Giving Compass’ Take:
• Apoorva Mandavilli explains that because no cleanup effort was ever implemented, the environmental impacts of the Bhopal disaster – a major toxic gas leak in 1984 – are still being felt.
• How can philanthropy help to clean up industrial disasters like this one? How can disasters be averted through regulations?
• Find out how the people of the Amazon are fighting against big oil.
In old Bhopal, not far from the small Indian city’s glitzy new shops and gorgeous lakes, is the abandoned Union Carbide factory. Here, in one ramshackle building, are hundreds of broken brown bottles crusted with the white residue of unknown chemicals. Below the corroding skeleton of another, drops of mercury glitter in the sun. In the far corner of the site is the company’s toxic-waste dump, shrouded in a sickly green moss.
Not 15 feet away, a scrawny boy of about 6 tries to join a game of cricket. A few skinny cows graze next to a large, murky puddle. Strewn on the ground are torn plastic bags, yellowed newspapers, stained paper cups. And in the air, the pungent fumes of chlorinated hydrocarbons.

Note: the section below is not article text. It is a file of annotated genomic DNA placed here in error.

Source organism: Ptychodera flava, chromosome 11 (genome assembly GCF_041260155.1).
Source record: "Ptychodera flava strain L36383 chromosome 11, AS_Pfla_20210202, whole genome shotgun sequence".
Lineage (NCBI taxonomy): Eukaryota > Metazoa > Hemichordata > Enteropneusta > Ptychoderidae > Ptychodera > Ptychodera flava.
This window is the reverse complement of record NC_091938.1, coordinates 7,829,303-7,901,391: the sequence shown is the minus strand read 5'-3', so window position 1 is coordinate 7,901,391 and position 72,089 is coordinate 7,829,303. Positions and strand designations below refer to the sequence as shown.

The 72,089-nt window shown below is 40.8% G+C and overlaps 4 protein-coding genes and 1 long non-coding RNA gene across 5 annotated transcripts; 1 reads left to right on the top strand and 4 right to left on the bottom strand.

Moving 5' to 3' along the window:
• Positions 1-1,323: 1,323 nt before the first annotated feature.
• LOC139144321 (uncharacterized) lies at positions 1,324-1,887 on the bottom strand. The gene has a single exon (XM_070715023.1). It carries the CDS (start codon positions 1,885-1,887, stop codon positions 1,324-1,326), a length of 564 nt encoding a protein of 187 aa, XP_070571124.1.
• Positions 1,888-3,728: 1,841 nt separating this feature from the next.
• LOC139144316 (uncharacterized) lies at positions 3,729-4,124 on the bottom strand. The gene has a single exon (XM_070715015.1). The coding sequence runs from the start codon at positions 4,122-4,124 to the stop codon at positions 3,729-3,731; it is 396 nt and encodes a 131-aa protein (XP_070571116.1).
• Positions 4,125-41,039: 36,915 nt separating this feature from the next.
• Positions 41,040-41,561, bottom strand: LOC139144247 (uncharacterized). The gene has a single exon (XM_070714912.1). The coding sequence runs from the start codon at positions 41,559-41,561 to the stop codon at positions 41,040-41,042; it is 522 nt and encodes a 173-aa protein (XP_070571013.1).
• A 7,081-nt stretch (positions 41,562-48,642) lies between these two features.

On December 3, 1984, 40 tons of a toxic gas spewed from the factory and scorched the throats, eyes, and lives of thousands of people outside these walls. It was—still is—the world’s deadliest industrial disaster. For a brief time, the Bhopal gas tragedy, as it became known, raised urgent questions about how multinational companies and governments should respond when the unthinkable happens. But it didn’t take long for the world’s attention to shift, beginning with the Chernobyl nuclear accident a little more than a year later.
In the decades since, many other sites of industrial waste—in New Jersey, Missouri, Ohio—have been cleaned up. But this 70-acre site in Bhopal has, apart from the riotous jungle basil, remained mostly unchanged. Union Carbide Corporation (UCC); its former Indian subsidiary; its current owner, DowDuPont; the state government of Madhya Pradesh; and the central Indian government have all played an endless game of pass the buck. While this charade plays on, and people continue to think of Bhopal’s tragedy as one horrific night in 1984, the site still hosts hundreds of tons of contaminated waste. The Bhopal disaster is, in fact, still unfolding.
Read the full article about the Bhopal disaster by Apoorva Mandavilli at The Atlantic.
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